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meningitis & septicaemia can kill in hours!

People who are faced with meningitis and septicaemia have to act fast to help save a life.

Josh Pope

Meningococcal disease at 10 months

Meningococcal disease

Josh was ten months old when he was baptised along with two of his cousins; all family and friends were invited and we had a small party afterwards.

Two days later, on the Tuesday evening, he became unwell, nothing out of the ordinary, just a high temperature and he was very grizzly. I thought maybe he had a virus so I gave him some paracetamol and kept an eye on him.

The next morning Josh woke at 6.30am. I took him downstairs to prepare his bottle. When I took a closer look Josh had a rash; by now I was thinking he had measles. The one thing that caused me most concern was he didn’t follow me into the kitchen as he always did. Josh was a very clingy baby and was always clinging to my leg or perched on my hip wherever I went, but on this occasion he hadn’t moved. That was when alarm bells rang and I rushed back into the front room. Josh was lying on the blanket where I left him, his body was listless and the rash was spreading before my very eyes.

I rang our GP, Dr Kenney, and she asked me what Josh’s symptoms were and then she told me to do the tumbler test, which I did and the rash stayed. At hearing this my doctor said she would come straight round. I called up to Josh’s dad and told him the doctor was on her way and it was likely Josh had meningitis; he went as white as a sheet.

The doctor turned up in no time at all and she drove us to the hospital herself. She was taking no chances at all. Luckily the hospital is five minutes from where we live. Josh’s dad stayed at home to look after our four-year-old daughter Jess.

At the hospital the doctors were waiting for us because Dr Kenney had rung ahead. They took Josh from me and lay him on the bed. They were asking me lots of questions about how long he had been ill and they needed to know his weight so they could work out how much medication to give him. By now Josh had been ill for 13 hours. None of it seemed real to me, it felt like I was watching this and it was happening to someone else. Once they had all the information they needed the doctors began putting drips into Josh. By this time my head was spinning. I remember asking if Josh was going  to be OK. The doctor looked me in the eye and told me that Josh was very sick and the next 24 hours were crucial.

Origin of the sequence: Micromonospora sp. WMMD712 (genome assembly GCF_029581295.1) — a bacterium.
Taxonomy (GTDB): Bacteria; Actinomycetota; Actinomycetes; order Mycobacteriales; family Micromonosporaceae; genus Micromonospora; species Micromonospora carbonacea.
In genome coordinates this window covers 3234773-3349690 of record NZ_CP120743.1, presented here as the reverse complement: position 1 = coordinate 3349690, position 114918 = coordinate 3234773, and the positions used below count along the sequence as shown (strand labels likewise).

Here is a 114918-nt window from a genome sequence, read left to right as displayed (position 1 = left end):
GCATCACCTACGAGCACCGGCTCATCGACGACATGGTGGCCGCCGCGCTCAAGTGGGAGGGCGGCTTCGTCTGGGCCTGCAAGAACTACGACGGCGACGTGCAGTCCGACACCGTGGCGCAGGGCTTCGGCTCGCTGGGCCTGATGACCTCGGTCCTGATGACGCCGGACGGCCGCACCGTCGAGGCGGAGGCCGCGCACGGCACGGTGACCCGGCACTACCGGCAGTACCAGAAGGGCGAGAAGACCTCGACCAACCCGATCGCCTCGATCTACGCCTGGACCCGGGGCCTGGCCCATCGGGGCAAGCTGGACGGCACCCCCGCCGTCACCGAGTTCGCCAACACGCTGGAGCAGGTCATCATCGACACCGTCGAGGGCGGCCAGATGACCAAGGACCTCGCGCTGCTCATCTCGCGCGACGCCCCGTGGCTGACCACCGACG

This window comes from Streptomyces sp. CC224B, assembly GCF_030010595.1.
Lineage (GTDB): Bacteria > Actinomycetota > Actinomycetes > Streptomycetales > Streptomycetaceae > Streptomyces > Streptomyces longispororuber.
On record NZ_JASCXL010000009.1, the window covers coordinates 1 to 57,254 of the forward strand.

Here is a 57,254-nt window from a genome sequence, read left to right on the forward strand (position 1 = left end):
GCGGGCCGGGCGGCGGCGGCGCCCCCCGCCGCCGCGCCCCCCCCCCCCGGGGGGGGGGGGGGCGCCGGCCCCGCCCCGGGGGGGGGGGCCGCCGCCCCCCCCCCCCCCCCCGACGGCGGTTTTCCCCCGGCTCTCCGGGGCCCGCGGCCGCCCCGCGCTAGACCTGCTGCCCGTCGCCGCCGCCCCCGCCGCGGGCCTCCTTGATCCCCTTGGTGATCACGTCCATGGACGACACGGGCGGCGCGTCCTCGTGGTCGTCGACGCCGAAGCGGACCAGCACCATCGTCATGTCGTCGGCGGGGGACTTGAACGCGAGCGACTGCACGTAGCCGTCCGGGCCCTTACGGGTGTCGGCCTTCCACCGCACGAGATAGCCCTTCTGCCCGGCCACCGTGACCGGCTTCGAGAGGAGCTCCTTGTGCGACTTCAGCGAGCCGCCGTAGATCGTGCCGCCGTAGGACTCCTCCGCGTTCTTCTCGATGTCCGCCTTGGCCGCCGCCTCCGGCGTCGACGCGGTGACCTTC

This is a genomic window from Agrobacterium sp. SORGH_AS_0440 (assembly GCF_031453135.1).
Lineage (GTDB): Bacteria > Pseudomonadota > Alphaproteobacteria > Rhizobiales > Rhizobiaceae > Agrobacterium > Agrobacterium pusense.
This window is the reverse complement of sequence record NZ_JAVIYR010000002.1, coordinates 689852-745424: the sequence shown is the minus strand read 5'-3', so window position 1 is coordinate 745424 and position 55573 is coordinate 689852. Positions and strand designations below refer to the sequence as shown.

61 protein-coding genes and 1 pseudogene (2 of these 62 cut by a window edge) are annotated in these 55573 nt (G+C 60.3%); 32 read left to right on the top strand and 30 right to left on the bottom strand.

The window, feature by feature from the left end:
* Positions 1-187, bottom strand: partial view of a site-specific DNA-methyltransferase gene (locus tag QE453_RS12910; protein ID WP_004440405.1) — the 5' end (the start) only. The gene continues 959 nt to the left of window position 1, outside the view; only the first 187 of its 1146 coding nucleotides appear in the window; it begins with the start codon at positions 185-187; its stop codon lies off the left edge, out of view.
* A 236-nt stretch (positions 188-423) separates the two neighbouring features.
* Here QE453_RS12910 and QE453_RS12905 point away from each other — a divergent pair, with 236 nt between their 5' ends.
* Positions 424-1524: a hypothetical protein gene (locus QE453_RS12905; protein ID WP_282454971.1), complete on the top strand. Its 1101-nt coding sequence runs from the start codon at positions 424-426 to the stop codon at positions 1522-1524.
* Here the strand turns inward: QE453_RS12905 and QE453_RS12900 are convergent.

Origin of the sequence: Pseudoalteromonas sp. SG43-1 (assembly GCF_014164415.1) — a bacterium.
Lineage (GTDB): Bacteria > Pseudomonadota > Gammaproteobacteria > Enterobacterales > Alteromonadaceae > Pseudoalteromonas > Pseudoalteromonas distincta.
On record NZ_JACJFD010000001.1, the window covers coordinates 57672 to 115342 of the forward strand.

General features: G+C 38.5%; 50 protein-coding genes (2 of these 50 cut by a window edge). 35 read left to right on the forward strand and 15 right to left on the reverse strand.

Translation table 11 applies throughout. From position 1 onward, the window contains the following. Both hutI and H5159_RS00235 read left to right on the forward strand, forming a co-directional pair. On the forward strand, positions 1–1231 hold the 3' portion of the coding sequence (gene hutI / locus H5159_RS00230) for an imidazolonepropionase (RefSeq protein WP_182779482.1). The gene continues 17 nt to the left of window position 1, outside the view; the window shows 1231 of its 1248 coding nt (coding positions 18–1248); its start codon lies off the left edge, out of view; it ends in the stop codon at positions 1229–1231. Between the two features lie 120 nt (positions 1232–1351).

A couple of hours later the people  from infection control came to talk to me – they needed to know the names and numbers of people who had been in contact with Josh in the last 48 hours so they could be given a one-off dose of antibiotics as a prevention. As Josh had been baptised two days earlier it turned into chaos; our local health centre ran out of the antibiotics because so many people turned up.

The next 24 hours were the longest of my life. He received round the clock care – the doctors and nurses were fantastic. I was able to stay with him and Josh’s dad stayed home to look after Jess and would come to see us every day, as did my sister Ness who made sure our every need was catered for. Other family and friends came too, but were not allowed into the room where he was.

Amazingly Josh started to respond to his treatment immediately. The doctors were amazed at this but warned us that if our beautiful baby boy did survive it was very likely he would have severe brain damage and may even lose limbs because of the septicaemia.

As the days went by and Josh became stronger, the doctors did a lumbar puncture even though they were sure it was meningitis. A lumbar puncture gives an accurate diagnosis of the disease and it proved that Josh did have it.

The doctors and nurses were very excited about the recovery Josh was making. He needed more tests to show the extent of the damage caused by the disease and to everyone’s astonishment there was none. A week after Josh was admitted to hospital we were walking back out with him bouncing in my arms. That has to be undoubtedly the best day of my life.

Josh is now 15 and just like any other teenager. When I look at him sometimes I remind myself that we must be the luckiest people alive for him to have come through this with no side effects. I think he’s our little miracle.

Josh’s survival is a result of Dr Kenney’s quickness at getting us to the hospital, the fantastic work done by the doctors and nurses at Southmead Hospital and the ongoing work Meningitis Research Foundation do. A very big thank you to all of you.

MELANIE McHUGH

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